I wish all world leaders increased their pressure on Putin. There has to be a very harsh pressure until they're all out. But we have to do it very, very urgently.

  • Nick Schifrin:

    It's already too late to save much of the city. This was home for two sisters and their family wrecked by Russian bombs that fell constantly and created a terrifying daily soundtrack.

    The bombs set fires to their neighbor's homes. Inside their home that they grew up in, the family sheltered as best they could, 28-year-old Vera and her 4-year-old son, Carrillo, protected only by a wooden table.

    Today in Kyiv, Vera and Carrillo are safe. She and her sister Nicole look at photos of a happier time, before their city and lives were shattered. They haven't heard from their mom, still trapped in Mariupol, in more than two weeks.

  • Nicole, Mariupol Evacuee (through translator):

    It's impossible to open my photo library and look at pictures of us laughing, having fun. This is practically suicide. If I do, my heart shatters.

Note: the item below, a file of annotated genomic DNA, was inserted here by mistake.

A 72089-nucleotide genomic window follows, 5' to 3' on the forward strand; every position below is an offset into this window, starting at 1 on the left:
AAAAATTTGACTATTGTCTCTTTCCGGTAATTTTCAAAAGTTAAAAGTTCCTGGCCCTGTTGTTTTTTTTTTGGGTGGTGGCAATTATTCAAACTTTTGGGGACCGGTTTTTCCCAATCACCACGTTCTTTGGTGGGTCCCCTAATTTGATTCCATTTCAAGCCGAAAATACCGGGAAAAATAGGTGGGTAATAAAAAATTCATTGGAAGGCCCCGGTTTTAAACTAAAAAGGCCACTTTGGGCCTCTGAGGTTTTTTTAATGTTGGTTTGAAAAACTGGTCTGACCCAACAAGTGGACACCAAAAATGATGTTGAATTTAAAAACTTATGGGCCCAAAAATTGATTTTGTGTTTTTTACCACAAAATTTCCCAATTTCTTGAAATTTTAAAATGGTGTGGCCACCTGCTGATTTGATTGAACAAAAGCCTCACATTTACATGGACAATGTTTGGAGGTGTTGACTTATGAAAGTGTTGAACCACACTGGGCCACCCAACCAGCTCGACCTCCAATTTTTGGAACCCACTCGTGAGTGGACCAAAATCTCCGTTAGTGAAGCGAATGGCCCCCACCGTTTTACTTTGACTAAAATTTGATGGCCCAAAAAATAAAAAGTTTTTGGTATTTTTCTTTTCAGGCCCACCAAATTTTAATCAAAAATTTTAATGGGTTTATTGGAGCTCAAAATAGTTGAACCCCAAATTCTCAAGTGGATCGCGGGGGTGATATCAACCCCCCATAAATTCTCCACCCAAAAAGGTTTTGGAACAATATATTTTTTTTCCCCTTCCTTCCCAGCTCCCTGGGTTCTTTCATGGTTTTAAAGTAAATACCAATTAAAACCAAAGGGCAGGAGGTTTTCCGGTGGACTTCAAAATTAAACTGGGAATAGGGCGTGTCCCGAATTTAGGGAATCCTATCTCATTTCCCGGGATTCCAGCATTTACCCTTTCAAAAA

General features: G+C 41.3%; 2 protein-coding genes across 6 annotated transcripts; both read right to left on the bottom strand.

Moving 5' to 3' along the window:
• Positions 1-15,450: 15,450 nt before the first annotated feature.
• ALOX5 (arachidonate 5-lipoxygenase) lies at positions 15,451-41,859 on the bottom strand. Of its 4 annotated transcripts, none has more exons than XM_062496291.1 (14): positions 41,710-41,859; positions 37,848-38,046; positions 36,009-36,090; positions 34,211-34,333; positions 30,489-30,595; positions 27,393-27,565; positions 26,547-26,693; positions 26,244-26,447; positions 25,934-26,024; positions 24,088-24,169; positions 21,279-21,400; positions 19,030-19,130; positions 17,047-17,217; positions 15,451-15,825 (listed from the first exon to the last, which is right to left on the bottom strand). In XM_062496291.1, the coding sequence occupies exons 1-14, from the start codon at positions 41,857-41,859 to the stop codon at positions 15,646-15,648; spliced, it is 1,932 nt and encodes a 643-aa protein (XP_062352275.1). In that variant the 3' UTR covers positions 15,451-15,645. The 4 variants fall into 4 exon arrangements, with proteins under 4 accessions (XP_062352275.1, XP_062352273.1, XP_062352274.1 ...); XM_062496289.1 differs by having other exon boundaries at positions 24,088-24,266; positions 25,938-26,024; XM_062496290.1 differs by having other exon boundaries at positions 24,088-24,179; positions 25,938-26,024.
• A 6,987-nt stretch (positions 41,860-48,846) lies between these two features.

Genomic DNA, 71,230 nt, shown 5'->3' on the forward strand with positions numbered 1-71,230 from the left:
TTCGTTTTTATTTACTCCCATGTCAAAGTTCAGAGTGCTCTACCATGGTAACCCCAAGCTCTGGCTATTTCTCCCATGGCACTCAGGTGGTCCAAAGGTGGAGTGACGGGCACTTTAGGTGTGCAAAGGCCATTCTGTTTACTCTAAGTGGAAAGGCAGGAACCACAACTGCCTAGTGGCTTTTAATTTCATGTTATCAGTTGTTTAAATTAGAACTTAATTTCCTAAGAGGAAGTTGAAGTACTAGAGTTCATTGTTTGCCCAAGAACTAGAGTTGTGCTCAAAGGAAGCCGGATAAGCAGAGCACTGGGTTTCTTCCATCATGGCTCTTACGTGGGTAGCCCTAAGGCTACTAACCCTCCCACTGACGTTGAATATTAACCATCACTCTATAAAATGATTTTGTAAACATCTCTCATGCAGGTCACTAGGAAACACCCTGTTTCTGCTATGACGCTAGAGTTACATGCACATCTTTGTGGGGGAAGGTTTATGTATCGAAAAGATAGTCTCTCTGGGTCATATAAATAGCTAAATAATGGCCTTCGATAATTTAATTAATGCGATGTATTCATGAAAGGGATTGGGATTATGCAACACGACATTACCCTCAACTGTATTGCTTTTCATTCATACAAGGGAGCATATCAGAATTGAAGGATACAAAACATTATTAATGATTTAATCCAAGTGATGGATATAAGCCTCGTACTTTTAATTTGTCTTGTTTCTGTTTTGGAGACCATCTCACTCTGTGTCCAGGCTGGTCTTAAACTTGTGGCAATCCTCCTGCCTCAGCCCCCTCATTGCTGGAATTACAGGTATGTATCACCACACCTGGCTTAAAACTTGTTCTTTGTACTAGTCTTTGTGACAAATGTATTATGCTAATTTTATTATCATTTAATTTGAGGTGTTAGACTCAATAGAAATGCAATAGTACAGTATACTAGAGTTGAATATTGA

I don't understand why, how, at some point…

  • Nick Schifrin:

    A 4-year-old boy and his family forced from their home and from their hometown that today barely exists.

    The sisters say that they want their mother to leave Mariupol quickly, because they fear that, if she stays too long, she could end up behind Russian lines permanently.

    As for the Azovstal plant, both Taruta and Mariupol's deputy mayor tells me that they hope Ukrainian forces can actually launch a counteroffensive in the city in the next two to three weeks. That's because of all of that American artillery that is flowing into the country and into Eastern Ukraine.

    But, Judy, it is not clear if the soldiers inside the Azovstal plant or the civilians can hold out that long.

  • Judy Woodruff:

    We thank you, Nick.

    And a reminder that our coverage of the war in Ukraine is supported in partnership with the Pulitzer Center.